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The Fungus among Us

Ahuva Sofer

Fungi serve a major role in the maintenance of our world. And believe it or not, fungus has saved many lives. Welcome to the fascinating world of fungi

Sunday, April 22, 2018

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I t’s time to spring-clean your knapsack. You’re emptying out all the long-forgotten papers and prizes when you come across a nectarine — but it doesn’t look anything like the fresh nectarine you tossed in your briefcase just a few weeks before. It’s covered in little splotches of green and white fuzz. Ew, what is that?

Actually, it’s fungus. It might be ew, but it’s also important. Fungi serve a major role in the maintenance of our world. And believe it or not, fungus has saved many lives. Welcome to the fascinating world of fungi. 



What is Fungus, Anyway?

Does that mold creeping across the ceiling look alive to you? Well, actually, that’s because it is. Fungi are a group of living organisms consisting of mold, yeast, and mycelium (the root) and mushrooms (the fruit). Fungus feeds off living or non-living things. There are about 1.5 million kinds of fungi in the world. That’s a lot of fungus among us!


Cleaning Crew

Fungi is not just gross, though. Fungi can be fun! And more importantly, useful. Fungi breaks down organisms that could become poisonous and restores important nutrients to the soil. Fungi are kind of like the official “cleaning crew” of Planet Earth!

Mycologists are scientists who study fungi. Some mycologists spend their entire lives finding ways to clean the planet with fungi! Paul Stamets, a mycologist, saw that lakes and rivers were becoming polluted with bacteria, oil, or chemicals. Stamets knew that there are mushrooms that would “eat” these dangerous toxins and make the water safe again. He started the Ocean Blue Project to clean up lakes and rivers that became contaminated with poisonous toxins. Stamets grows toxin-eating fungi and then sends them to contaminated areas. The mushrooms soak up the pollutants, and the water becomes safe again.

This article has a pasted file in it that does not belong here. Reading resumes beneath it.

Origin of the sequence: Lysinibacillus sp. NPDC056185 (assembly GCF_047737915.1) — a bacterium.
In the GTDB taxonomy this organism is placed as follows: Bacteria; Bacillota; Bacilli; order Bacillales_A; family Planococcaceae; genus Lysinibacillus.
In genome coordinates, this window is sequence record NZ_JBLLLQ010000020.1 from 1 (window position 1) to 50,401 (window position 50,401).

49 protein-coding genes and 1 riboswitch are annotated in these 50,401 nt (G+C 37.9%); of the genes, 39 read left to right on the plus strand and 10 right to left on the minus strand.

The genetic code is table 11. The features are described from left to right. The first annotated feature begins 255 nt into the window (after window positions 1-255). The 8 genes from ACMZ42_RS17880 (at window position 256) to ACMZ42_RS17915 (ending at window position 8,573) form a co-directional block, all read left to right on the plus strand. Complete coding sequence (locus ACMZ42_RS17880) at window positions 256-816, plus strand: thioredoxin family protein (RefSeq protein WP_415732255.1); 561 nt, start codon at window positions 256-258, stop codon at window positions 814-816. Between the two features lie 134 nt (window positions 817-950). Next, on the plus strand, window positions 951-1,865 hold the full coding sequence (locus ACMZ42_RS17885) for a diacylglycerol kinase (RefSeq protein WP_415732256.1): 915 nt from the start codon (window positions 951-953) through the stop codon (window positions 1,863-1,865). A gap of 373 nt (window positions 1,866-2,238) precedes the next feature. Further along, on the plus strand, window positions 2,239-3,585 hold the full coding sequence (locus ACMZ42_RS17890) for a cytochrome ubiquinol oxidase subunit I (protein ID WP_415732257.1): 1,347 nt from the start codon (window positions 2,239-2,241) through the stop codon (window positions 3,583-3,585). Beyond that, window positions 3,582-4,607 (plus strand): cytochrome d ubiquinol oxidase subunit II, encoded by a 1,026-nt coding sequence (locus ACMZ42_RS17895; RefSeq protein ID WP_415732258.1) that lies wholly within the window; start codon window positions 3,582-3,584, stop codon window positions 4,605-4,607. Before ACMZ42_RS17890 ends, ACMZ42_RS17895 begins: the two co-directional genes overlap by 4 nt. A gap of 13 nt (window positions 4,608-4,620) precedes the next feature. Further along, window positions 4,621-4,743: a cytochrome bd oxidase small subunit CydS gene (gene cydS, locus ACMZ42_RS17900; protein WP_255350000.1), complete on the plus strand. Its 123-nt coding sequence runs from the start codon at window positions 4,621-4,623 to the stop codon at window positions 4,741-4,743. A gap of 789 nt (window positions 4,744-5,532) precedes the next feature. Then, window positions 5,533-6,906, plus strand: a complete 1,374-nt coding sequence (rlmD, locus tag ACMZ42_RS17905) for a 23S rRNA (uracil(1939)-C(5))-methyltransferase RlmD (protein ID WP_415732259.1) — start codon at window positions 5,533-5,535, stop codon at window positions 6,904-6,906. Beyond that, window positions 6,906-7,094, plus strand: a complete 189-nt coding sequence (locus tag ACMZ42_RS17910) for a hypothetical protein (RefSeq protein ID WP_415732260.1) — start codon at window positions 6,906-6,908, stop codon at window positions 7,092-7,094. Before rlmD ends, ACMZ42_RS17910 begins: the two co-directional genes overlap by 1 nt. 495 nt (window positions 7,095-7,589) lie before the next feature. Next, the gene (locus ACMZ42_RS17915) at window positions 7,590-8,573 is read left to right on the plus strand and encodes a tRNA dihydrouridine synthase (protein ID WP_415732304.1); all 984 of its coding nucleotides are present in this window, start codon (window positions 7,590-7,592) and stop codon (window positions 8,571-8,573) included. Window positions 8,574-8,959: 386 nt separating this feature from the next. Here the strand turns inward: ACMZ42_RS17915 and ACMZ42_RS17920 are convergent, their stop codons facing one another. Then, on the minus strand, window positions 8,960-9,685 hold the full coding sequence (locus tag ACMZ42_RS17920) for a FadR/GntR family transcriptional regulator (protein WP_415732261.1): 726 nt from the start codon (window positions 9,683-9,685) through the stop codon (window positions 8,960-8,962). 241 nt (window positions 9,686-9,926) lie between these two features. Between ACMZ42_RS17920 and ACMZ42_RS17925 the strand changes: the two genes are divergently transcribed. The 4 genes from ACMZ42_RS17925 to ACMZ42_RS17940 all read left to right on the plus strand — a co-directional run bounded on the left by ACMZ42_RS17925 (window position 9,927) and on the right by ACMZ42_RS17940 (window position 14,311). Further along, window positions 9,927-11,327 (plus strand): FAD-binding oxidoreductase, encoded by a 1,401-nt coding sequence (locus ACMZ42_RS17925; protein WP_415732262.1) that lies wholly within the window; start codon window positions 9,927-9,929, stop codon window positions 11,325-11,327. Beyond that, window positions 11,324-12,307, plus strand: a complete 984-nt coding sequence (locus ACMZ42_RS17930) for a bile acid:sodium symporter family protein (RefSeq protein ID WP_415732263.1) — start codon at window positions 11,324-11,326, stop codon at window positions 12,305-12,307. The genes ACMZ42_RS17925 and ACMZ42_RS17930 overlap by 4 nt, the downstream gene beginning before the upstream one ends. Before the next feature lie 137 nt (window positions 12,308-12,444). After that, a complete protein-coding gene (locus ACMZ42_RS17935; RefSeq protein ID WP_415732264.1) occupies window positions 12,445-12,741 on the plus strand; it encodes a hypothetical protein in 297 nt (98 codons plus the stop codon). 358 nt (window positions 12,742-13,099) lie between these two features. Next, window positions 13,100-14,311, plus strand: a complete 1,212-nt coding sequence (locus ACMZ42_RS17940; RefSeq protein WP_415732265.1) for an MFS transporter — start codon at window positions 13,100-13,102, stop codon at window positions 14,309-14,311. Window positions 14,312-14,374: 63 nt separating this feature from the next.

Working Hard

Fungus can even clean up radiation. In 1986, there was an accident at a nuclear power plant in Chernobyl in the former USSR. Deadly doses of radiation were released, and Chernobyl became unsafe for people and animals.

But recently, a new form of black mushroom fungus was found growing in Chernobyl. Although the radiation killed all living things, these mushrooms were actually feeding off the radiation! The mushrooms are slowly removing the radiation from the area, leaving it cleaner and safer. There’s even a name for this: using fungi to clean up radioactive waste is called mycoremediation.

There’s also a kind of fungus that lives off plastic. Researchers have recently discovered a new kind of mushroom among mounds of plastic garbage in Pakistan. This is great news, because plastic does not biodegrade, meaning it does not rot and disintegrate. Plastic basically sticks around forever, piling up and polluting the planet. Scientists are studying this plastic-eating fungus in the hope of using it to solve the plastic-pollution problem.



Lucky Hosts 

There’s fungus among us, but did you know there’s also fungus inside us? We are all hosts to healthy fungi that live in our digestive system. Good fungi work together with the bacteria in our bodies to promote healthy digestion and prevent diseases. Thank those fungal guests for coming! (Excerpted from Mishpacha Jr., Issue 706)

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